For the first time in academic history, high school students across the nation now have the option to take an African American Advanced Placement course.
As part of the new pilot program introduced by the College Board, which developed the course curriculum with high school teachers at Howard University, 60 schools across the U.S. will offer the new AP class as part of their fall curriculum. Additional schools are expected to be added during the pilot’s second year.
“AP African American Studies will introduce a new generation of students to the amazingly rich cultural, artistic, and political contributions of African Americans,” said Trevor Packer, senior vice president of AP and instruction at the College Board. “We hope it will broaden the invitation to Advanced Placement and inspire students with a fuller appreciation of the American story.”
The African American AP course is the College Board’s first course since 2014 and the 40th course it has developed. The program has the potential to impact thousands of high school students who can enroll in the course and receive college credit.
One of the schools to offer the African American AP course this fall is Florida State University Schools in Tallahassee, taught by social studies instructor Marlon Williams-Clark. Clark, 35, told NBC News he first heard about the course in March, when he was appointed to teach it. He started teaching two African American AP courses on Aug. 8 to predominately Black juniors and seniors.
Some of the topics explored in his class are the origins of the African diaspora, the Atlantic slave trade, the era of Reconstruction, the Black Power Movement, among others. Williams-Clark said his class started off with an introduction into how African American studies became a course in colleges and universities and then focused on the history of Africa, including its geography and empires. Since the beginning of the class, Clark said his students have been thoroughly engaged in classroom discussions about the material.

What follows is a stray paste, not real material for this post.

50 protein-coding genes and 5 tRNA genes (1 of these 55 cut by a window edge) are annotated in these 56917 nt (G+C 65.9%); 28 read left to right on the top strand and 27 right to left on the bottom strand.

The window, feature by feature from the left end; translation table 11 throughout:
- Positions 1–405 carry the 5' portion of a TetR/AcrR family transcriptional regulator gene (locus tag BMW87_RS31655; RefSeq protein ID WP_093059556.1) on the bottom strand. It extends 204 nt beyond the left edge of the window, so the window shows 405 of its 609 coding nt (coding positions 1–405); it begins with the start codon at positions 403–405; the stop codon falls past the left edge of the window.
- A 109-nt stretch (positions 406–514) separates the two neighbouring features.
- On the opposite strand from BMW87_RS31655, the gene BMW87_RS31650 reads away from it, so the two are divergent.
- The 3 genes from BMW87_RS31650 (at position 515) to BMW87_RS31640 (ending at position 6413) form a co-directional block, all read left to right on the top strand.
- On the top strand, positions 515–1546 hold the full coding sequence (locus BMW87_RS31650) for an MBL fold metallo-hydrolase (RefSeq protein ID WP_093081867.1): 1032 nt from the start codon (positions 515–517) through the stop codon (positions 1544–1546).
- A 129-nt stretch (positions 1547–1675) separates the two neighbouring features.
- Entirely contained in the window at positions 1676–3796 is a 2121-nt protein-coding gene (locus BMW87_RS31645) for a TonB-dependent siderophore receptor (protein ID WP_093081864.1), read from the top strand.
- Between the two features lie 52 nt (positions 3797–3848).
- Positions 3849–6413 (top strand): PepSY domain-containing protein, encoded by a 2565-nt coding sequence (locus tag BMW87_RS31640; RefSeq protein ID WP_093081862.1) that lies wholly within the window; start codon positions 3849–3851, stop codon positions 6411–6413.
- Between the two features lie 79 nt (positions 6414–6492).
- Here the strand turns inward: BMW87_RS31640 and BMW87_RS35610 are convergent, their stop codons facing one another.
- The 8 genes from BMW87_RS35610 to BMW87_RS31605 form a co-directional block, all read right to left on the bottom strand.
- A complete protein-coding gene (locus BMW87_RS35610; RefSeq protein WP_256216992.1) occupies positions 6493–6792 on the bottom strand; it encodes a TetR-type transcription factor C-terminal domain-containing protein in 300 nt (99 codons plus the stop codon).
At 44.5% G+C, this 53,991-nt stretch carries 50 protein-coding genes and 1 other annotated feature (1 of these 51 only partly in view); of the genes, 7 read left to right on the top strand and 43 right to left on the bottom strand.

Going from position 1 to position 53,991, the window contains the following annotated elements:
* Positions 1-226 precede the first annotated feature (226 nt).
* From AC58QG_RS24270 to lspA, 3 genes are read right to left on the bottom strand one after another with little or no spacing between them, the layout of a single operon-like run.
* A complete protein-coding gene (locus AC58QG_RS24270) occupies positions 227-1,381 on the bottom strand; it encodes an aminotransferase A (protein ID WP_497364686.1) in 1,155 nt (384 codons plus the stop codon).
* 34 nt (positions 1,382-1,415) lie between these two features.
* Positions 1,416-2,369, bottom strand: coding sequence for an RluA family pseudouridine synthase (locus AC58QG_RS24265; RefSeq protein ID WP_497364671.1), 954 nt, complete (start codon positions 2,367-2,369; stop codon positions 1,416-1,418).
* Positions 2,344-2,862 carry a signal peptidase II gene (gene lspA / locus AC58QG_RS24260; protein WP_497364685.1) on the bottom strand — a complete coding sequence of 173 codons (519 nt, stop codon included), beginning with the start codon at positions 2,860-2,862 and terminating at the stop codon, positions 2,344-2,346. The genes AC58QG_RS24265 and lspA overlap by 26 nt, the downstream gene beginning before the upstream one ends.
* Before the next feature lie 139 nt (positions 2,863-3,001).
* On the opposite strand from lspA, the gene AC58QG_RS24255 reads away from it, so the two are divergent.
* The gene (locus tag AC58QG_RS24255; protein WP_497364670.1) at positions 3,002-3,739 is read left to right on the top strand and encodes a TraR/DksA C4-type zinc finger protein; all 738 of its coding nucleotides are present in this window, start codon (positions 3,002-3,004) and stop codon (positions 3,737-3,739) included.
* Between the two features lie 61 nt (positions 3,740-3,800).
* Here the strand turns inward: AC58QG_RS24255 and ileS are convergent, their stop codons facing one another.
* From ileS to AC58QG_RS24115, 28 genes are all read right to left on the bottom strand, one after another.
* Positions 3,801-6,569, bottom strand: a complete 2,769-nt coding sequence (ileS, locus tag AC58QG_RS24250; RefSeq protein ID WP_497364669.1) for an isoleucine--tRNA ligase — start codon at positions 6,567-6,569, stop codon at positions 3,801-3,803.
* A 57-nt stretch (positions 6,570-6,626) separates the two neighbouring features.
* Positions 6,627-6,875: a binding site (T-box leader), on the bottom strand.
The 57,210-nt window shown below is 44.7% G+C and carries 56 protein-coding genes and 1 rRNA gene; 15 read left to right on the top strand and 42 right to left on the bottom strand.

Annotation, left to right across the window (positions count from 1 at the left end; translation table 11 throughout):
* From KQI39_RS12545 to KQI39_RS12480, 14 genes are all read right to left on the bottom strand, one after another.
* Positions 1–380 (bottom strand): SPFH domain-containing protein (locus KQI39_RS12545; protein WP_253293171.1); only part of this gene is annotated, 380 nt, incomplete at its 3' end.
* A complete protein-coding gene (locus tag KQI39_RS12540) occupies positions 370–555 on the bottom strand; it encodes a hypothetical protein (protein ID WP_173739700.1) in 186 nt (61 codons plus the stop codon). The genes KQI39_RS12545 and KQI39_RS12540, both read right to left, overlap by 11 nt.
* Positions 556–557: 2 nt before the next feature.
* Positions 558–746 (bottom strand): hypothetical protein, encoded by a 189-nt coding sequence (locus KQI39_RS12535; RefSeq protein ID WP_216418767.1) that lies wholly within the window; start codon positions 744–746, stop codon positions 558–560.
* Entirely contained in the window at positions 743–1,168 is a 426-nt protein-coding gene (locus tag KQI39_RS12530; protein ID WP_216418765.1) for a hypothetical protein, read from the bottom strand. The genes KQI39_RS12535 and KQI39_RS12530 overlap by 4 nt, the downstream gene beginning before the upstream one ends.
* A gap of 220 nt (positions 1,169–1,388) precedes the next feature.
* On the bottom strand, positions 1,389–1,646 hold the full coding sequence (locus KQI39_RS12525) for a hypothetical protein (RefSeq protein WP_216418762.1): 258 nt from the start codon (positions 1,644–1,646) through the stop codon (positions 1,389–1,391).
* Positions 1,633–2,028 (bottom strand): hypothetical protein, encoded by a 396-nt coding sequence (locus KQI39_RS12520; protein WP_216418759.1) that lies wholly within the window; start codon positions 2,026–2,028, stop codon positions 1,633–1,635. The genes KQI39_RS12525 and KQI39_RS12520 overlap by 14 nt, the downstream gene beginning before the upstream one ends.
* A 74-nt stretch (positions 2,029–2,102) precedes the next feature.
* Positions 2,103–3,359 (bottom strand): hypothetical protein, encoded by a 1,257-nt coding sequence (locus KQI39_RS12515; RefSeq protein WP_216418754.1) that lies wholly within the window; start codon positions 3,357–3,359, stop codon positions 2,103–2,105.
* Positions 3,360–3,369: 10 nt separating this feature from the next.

“They have come in and ready to like, just dive into some tough conversations,” he said, “and I just really appreciate their curiosity to express what they don’t know, what they want to know, and what they think they know.”
The College Board’s new AP course comes during a time when school boards are battling over the teaching of critical race theory and there are bills proposed by leaders to prevent schools from teaching students about structural and historical racism. Williams-Clark said he doesn’t think students have enough knowledge of African American history, including the contributions of Black people and the Black experience. This course, he said, will fill gaps in U.S. history classes while also building a community for teachers who instruct the course.
“By students learning this information earlier, it gives a greater sense of understanding and empathy for people’s experiences or walks of life that is different than their own,” Williams-Clark said. “When we look at what’s happening in our country and the division that’s happening right now, it will actually bring us closer together by having a better understanding of each other.”